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A PERSONAL MESSAGE FROM UPWORTHY
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Belgian Olympic marathoner breaks down in tears of disbelief upon hearing she finished 28th

38-year-old Mieke Gorissen had only been training for three years and the Olympics was just her third marathon.

Imagine deciding to take up a hobby that usually requires many years to perfect at age 35, and three years later ending up in the top 30 in the world at the highest international competition for it.

That's what happened to a 38-year-old math and physics teacher from Diepenbeek, Belgium. According to Netherlands News Live, Mieke Gorissen has jogged 10km (a little over six miles) a few times a week for exercise for many years. But in 2018, she decided to hire a running trainer to improve her technique. As it turned out, she was a bit of a natural at distance running.

Three years later, Gorissen found herself running her third marathon. But not just any old marathon (as if there were such a thing)—the marathon at the Tokyo Olympics. And not only did she compete with the world's most elite group of runners, she came in 28th out of the 88 competing in the race.



With the heat and humidity in Tokyo, even completing the race was a major accomplishment. (Fifteen women competing did not finish the marathon.) But to come in in the top 30 when you just started focusing on distance running three years ago? Unbelievable.

In fact, Gorissen could hardly believe it herself. A video of her reaction upon hearing her results has gone viral for its purity and genuine humility. "No," she said when a reporter told her she came in 28th in the race. "That's not possible."

Then she burst into tears.

Her emotional disbelief is so moving. "I was already happy to finish the race," she said through sobs. "I do think I have reached my goal and that I can be happy."

"I also think I lost a toenail," she added, laughing.

Even after the English translation ends in the video, it's clear how much this finish meant to her. A remarkable accomplishment for a 38-year-old who knits and reads for fun and who has only run two marathons prior to competing in the Olympics.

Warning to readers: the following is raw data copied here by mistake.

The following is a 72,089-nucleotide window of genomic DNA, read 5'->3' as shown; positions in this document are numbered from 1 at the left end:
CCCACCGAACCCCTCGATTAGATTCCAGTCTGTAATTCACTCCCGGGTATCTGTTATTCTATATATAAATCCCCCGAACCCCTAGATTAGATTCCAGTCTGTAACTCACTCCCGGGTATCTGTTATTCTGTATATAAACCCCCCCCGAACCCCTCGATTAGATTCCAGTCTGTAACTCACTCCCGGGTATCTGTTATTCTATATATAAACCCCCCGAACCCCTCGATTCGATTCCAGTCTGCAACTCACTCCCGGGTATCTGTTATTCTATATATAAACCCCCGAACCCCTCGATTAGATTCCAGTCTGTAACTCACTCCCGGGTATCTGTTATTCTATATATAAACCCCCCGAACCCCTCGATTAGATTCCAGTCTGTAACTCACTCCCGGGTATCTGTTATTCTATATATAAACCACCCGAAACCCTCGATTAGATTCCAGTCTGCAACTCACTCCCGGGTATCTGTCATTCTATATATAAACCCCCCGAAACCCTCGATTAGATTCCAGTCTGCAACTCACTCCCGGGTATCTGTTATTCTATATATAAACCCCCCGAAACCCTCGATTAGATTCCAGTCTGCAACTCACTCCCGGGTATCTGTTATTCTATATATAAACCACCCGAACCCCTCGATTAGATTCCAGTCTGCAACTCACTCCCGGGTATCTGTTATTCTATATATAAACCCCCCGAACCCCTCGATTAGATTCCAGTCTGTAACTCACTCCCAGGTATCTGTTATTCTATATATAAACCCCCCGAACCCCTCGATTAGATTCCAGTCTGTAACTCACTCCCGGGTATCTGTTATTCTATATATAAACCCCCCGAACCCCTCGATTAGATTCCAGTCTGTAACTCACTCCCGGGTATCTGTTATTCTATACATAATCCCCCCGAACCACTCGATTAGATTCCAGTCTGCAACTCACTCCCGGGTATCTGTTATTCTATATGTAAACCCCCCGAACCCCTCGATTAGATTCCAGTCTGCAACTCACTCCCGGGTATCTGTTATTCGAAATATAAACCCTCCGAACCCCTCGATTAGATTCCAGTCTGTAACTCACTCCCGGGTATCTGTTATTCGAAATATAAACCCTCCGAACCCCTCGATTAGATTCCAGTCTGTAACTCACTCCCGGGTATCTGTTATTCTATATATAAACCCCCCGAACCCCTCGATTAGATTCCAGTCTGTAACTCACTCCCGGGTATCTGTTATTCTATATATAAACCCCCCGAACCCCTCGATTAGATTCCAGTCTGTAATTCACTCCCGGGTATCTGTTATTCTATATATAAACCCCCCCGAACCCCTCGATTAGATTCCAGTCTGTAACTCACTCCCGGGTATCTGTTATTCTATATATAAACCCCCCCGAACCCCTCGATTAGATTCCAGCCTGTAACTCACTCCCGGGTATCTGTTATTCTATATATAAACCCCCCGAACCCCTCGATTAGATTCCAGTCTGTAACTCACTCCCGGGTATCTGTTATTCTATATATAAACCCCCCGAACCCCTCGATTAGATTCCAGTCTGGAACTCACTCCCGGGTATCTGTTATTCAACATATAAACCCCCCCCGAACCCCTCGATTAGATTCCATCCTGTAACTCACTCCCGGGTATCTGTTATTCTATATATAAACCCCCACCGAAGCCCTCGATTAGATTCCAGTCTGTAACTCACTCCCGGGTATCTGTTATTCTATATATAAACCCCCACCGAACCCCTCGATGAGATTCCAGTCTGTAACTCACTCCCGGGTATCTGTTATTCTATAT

According to her Olympic profile, she's glad she got started with distance running later in life. "If I started running in my teens, it wouldn't have been good for me," she said. "I wasn't really happy then, I would have been too hard on myself and I would have lost myself in it in a way that wasn't healthy. It came at exactly the right time."

Congratulations, Mieke. You've given us all the inspiration to set new goals and dream bigger than we ever thought possible.


This article originally appeared on 08.12.21

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What Ethiopian runner Feyisa Lilesa risked with his Olympic protest.

Feyisa Lilesa used his global platform to call for an end to oppression.

Just as the Rio Olympics were coming to a close after two weeks of memorable moments, one athlete's political protest may go down as the most historically significant of them all.

It's not soon that anyone will forget the performances of Simone Biles, Katie Ledecky, Simone Manuel, or Michael Phelps. Nor will the Olympic firsts for countries like Kosovo and Fiji become diminished victories lost to time. The same goes for the inspiring display of sportsmanship between New Zealand's Nikki Hamblin and the U.S.'s Abbey D'Agostino.

It's the action that Feyisa Lilesa, an Ethiopian runner, took that may have the largest impact outside the sporting world.


Photo by Ian Walton/Getty Images.

During Sunday's men's marathon, as Lilesa crossed the finish line, he held his arms crossed over his head. For much of the audience, this symbol likely didn't mean much. For the men and women of his home country, however, it was a rallying cry.

In Ethiopia, the sign made by Lilesa is a show of solidarity for the Oromo people, the country's largest ethnic group, of which Lilesa is a member.

Lilesa's protest against the Ethiopian government's crackdown on political dissent. Photo by Oliver Morin/AFP/Getty Images.

His protest was meant to draw attention to some of the atrocities being committed against the Oromo by the Ethiopian government.

Since November 2015, an estimated 400 Oromo have been killed by the Ethiopian government. Many more have been injured or arrested.

Human Rights Watch issued a report in June detailing the state-sanctioned atrocities in Ethiopia, which stemmed from last year's decision by the government to seize a section of Ginchi, a town roughly 50 miles southwest of the country's capital.

What was a forest and football field would be razed in favor of a government-sponsored investment project. In response, the Oromo people rose up in protest, which was followed by swift violence.

Photo by Gulshan Khan/AFP/Getty Images.

By participating in such a high-profile act of protest at the Olympics, Lilesa's life may now be in danger.

"If I go back to Ethiopia, the government will kill me," he told reporters after the race. "If not, they will charge me. After that, if they not charge, they will block in the airport in immigration. I want to move to another country and try to go to another country."

He hopes that he can obtain a visa to stay in Brazil and eventually find passage to Kenya or the U.S.

Lilesa, gold medallist Eliud Kipchoge of Kenya, and bronze medallist Galen Rupp of the U.S. Photo by Leon Neal/AFP/Getty Images.